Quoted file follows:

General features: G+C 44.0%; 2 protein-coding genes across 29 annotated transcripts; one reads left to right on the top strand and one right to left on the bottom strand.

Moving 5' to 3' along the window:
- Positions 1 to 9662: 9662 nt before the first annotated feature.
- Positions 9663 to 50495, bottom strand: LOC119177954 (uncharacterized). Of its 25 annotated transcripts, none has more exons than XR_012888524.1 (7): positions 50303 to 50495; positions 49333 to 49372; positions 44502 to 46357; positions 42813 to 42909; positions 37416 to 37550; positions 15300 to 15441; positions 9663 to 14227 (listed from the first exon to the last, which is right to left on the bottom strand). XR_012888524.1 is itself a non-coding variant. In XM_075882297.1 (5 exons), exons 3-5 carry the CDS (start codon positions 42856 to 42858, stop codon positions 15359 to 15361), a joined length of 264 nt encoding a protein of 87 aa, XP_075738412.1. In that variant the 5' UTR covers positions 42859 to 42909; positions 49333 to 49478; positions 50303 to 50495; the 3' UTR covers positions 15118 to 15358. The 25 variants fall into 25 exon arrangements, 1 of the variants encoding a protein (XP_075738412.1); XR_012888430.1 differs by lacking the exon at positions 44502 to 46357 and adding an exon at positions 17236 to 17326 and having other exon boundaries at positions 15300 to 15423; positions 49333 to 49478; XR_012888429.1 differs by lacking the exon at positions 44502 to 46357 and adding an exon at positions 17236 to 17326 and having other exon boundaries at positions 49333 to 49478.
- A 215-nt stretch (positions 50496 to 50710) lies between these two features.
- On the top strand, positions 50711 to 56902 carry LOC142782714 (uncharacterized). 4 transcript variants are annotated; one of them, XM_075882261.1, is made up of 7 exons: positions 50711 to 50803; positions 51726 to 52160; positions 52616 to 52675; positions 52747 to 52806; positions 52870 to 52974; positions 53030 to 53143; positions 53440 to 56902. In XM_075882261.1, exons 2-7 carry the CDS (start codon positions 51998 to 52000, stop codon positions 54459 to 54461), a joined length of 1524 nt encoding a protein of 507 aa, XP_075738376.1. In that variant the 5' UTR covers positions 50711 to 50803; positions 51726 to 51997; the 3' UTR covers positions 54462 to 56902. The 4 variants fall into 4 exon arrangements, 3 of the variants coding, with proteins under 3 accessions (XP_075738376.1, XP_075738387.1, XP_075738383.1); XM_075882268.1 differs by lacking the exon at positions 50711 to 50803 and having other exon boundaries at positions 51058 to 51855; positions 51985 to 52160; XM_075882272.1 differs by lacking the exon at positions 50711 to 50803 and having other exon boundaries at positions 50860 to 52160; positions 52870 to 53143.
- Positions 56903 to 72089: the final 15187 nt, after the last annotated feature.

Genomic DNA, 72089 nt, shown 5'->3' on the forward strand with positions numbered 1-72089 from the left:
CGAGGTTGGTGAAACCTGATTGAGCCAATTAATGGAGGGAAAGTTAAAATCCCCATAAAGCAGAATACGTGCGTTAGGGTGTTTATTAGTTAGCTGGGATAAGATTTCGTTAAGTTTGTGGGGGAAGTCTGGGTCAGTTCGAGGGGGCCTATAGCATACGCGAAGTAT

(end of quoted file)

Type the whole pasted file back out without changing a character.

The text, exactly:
General features: G+C 44.0%; 2 protein-coding genes across 29 annotated transcripts; one reads left to right on the top strand and one right to left on the bottom strand.

Moving 5' to 3' along the window:
- Positions 1 to 9662: 9662 nt before the first annotated feature.
- Positions 9663 to 50495, bottom strand: LOC119177954 (uncharacterized). Of its 25 annotated transcripts, none has more exons than XR_012888524.1 (7): positions 50303 to 50495; positions 49333 to 49372; positions 44502 to 46357; positions 42813 to 42909; positions 37416 to 37550; positions 15300 to 15441; positions 9663 to 14227 (listed from the first exon to the last, which is right to left on the bottom strand). XR_012888524.1 is itself a non-coding variant. In XM_075882297.1 (5 exons), exons 3-5 carry the CDS (start codon positions 42856 to 42858, stop codon positions 15359 to 15361), a joined length of 264 nt encoding a protein of 87 aa, XP_075738412.1. In that variant the 5' UTR covers positions 42859 to 42909; positions 49333 to 49478; positions 50303 to 50495; the 3' UTR covers positions 15118 to 15358. The 25 variants fall into 25 exon arrangements, 1 of the variants encoding a protein (XP_075738412.1); XR_012888430.1 differs by lacking the exon at positions 44502 to 46357 and adding an exon at positions 17236 to 17326 and having other exon boundaries at positions 15300 to 15423; positions 49333 to 49478; XR_012888429.1 differs by lacking the exon at positions 44502 to 46357 and adding an exon at positions 17236 to 17326 and having other exon boundaries at positions 49333 to 49478.
- A 215-nt stretch (positions 50496 to 50710) lies between these two features.
- On the top strand, positions 50711 to 56902 carry LOC142782714 (uncharacterized). 4 transcript variants are annotated; one of them, XM_075882261.1, is made up of 7 exons: positions 50711 to 50803; positions 51726 to 52160; positions 52616 to 52675; positions 52747 to 52806; positions 52870 to 52974; positions 53030 to 53143; positions 53440 to 56902. In XM_075882261.1, exons 2-7 carry the CDS (start codon positions 51998 to 52000, stop codon positions 54459 to 54461), a joined length of 1524 nt encoding a protein of 507 aa, XP_075738376.1. In that variant the 5' UTR covers positions 50711 to 50803; positions 51726 to 51997; the 3' UTR covers positions 54462 to 56902. The 4 variants fall into 4 exon arrangements, 3 of the variants coding, with proteins under 3 accessions (XP_075738376.1, XP_075738387.1, XP_075738383.1); XM_075882268.1 differs by lacking the exon at positions 50711 to 50803 and having other exon boundaries at positions 51058 to 51855; positions 51985 to 52160; XM_075882272.1 differs by lacking the exon at positions 50711 to 50803 and having other exon boundaries at positions 50860 to 52160; positions 52870 to 53143.
- Positions 56903 to 72089: the final 15187 nt, after the last annotated feature.

Genomic DNA, 72089 nt, shown 5'->3' on the forward strand with positions numbered 1-72089 from the left:
CGAGGTTGGTGAAACCTGATTGAGCCAATTAATGGAGGGAAAGTTAAAATCCCCATAAAGCAGAATACGTGCGTTAGGGTGTTTATTAGTTAGCTGGGATAAGATTTCGTTAAGTTTGTGGGGGAAGTCTGGGTCAGTTCGAGGGGGCCTATAGCATACGCGAAGTAT